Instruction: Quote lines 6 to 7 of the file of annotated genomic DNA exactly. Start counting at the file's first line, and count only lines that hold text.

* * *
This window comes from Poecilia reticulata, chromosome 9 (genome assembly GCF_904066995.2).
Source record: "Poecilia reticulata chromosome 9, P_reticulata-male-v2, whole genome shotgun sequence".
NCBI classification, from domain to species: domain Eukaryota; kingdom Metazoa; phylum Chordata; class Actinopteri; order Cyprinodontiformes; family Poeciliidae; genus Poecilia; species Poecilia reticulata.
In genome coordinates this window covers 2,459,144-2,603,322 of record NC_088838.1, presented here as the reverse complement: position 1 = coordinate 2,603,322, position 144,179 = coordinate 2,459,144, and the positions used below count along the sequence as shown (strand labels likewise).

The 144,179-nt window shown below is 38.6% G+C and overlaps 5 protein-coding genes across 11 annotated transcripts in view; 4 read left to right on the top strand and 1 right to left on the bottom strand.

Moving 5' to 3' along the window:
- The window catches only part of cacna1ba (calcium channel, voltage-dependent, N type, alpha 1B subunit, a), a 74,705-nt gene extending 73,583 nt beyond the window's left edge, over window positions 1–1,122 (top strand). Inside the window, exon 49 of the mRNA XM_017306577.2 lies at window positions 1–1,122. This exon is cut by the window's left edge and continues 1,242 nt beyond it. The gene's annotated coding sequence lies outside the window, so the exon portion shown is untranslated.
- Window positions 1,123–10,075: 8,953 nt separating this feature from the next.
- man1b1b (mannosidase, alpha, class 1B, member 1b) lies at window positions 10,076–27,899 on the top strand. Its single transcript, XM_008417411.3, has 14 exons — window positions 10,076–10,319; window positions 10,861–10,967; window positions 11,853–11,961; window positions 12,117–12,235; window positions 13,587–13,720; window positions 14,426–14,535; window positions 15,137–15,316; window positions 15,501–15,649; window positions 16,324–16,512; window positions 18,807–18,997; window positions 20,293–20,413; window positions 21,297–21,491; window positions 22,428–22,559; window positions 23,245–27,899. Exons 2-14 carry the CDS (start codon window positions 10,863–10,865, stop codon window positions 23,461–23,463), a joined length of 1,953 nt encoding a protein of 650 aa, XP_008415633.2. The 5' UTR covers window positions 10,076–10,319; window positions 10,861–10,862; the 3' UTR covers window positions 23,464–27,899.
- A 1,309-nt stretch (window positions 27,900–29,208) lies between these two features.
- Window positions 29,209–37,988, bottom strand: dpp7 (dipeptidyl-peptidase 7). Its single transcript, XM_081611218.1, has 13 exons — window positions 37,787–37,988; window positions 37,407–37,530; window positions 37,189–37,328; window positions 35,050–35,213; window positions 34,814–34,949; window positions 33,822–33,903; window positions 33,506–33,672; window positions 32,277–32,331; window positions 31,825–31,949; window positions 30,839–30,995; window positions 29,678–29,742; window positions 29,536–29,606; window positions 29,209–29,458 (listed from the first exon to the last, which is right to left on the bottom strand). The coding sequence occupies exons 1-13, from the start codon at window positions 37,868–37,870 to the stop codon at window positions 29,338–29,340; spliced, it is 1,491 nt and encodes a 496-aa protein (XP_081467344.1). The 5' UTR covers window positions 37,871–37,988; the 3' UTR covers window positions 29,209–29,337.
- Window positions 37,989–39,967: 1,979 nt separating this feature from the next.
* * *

Moving 5' to 3' along the window:
- The window catches only part of cacna1ba (calcium channel, voltage-dependent, N type, alpha 1B subunit, a), a 74,705-nt gene extending 73,583 nt beyond the window's left edge, over window positions 1–1,122 (top strand). Inside the window, exon 49 of the mRNA XM_017306577.2 lies at window positions 1–1,122. This exon is cut by the window's left edge and continues 1,242 nt beyond it. The gene's annotated coding sequence lies outside the window, so the exon portion shown is untranslated.